Sounds great! How do I deal with this on a day-to-day basis?

The Hacker’s Diet (Practice)

My mother once told me “Chad, be very careful with drugs and alcohol. You have an obsessive personality.” She was absolutely right about the obsessive personality; fortunately, I’ve learned to channel my obsessions productively. (Although I did spend a year and hundreds of dollars on Travian…)

Here’s how calorie-counting with Lose It! works in practice:

  1. Keep track of everything you eat. This is pretty easy because their database contains most common foods. If it’s not in the database, just enter it yourself. Record it right before or after you eat so you don’t forget.
  2. Estimate your daily caloric burn. There are standard estimation formulae, but the exact amount doesn’t matter a great deal. If you are losing weight faster than you expected, increase your burn. If you are losing weight slower than you expected, decrease your burn. I started at 2500 calories/day, but shortly realized my actual burn was 2300 calories/day.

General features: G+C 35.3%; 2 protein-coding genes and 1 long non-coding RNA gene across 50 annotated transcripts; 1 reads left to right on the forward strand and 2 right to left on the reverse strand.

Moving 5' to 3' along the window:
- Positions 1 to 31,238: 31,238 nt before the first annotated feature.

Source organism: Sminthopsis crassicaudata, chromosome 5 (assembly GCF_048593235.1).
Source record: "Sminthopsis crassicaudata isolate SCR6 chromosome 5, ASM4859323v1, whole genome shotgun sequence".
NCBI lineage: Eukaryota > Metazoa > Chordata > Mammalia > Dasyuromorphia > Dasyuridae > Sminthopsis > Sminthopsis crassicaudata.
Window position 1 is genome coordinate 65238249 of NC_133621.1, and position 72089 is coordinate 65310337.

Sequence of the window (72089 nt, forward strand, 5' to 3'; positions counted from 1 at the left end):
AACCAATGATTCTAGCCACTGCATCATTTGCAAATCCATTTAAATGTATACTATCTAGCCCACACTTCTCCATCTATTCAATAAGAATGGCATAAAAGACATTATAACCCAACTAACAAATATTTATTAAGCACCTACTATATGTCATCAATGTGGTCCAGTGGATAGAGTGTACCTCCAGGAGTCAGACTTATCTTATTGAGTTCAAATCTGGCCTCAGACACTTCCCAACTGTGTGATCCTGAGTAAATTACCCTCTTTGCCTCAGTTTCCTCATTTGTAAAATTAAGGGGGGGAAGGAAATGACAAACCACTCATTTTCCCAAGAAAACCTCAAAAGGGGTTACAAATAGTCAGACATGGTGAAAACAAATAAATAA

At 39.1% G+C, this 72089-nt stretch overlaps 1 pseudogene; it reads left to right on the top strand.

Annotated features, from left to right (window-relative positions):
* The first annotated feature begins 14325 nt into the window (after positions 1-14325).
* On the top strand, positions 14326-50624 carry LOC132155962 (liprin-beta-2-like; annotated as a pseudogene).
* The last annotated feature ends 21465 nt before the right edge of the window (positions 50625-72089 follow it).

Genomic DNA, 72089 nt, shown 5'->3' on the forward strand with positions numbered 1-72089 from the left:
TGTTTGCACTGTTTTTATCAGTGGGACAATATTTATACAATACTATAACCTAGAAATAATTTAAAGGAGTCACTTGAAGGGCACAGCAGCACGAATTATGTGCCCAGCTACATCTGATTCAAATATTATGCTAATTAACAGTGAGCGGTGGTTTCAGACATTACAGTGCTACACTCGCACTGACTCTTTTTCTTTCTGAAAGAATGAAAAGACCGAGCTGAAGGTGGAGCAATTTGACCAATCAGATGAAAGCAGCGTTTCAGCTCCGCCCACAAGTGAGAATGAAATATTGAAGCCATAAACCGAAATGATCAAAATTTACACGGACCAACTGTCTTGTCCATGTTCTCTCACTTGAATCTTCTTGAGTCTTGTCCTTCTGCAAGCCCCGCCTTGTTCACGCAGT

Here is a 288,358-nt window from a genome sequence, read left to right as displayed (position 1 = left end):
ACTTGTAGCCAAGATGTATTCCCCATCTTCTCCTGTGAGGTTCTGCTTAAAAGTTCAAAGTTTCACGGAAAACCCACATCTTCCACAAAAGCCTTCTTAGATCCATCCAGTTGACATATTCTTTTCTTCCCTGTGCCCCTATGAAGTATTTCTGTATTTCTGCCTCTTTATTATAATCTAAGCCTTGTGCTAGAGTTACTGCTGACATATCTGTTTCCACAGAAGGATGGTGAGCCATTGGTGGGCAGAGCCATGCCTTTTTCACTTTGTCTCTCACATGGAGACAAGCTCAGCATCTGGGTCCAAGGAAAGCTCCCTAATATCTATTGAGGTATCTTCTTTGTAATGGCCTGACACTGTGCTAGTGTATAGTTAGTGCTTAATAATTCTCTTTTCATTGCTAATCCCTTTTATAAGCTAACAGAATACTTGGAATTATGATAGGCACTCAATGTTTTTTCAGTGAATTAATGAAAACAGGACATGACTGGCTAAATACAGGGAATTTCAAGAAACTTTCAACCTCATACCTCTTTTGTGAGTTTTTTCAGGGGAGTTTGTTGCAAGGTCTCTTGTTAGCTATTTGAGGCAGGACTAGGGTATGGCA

3. Stay within your daily calorie budget! Treat it as a hard limit so that, if you screw up and eat a Double Double and Shake (1400 calories total) for lunch, you’ll be very sad at dinner when you can’t eat anything else. :( You won’t make that mistake again. *cough*
  4. Drink water. Take vitamins. Sleep. Take care of yourself if you get sick.
  5. Weigh yourself every day. Watch the mostly-linear progress!

That’s all there is to it! Time + calorie deficit = easy weight loss!

Really? Surely there’s more to it…

Unexpected Side Effects

  1. The first couple weeks after I reduced my caloric intake to ~1800, I got hungry. Then tired. REALLY TIRED. I started sleeping 10 hours a night. It turns out that your body is good at noticing “Hey, where’d the energy go? Time to slow the engine down.” I suspect this is the part where most people quit, especially if they don’t see immediate progress. Remember: this effect is annoying, but temporary. Your body will adjust to the reduced intake and before you know it you’ll feel great again.
  2. My headaches are GONE! I used to get very frequent headaches related to low blood sugar. Maybe burning fat means I have a more even supply of energy through the day? Maybe eating less means my blood sugar doesn’t spike? Who knows, but I’ll take it!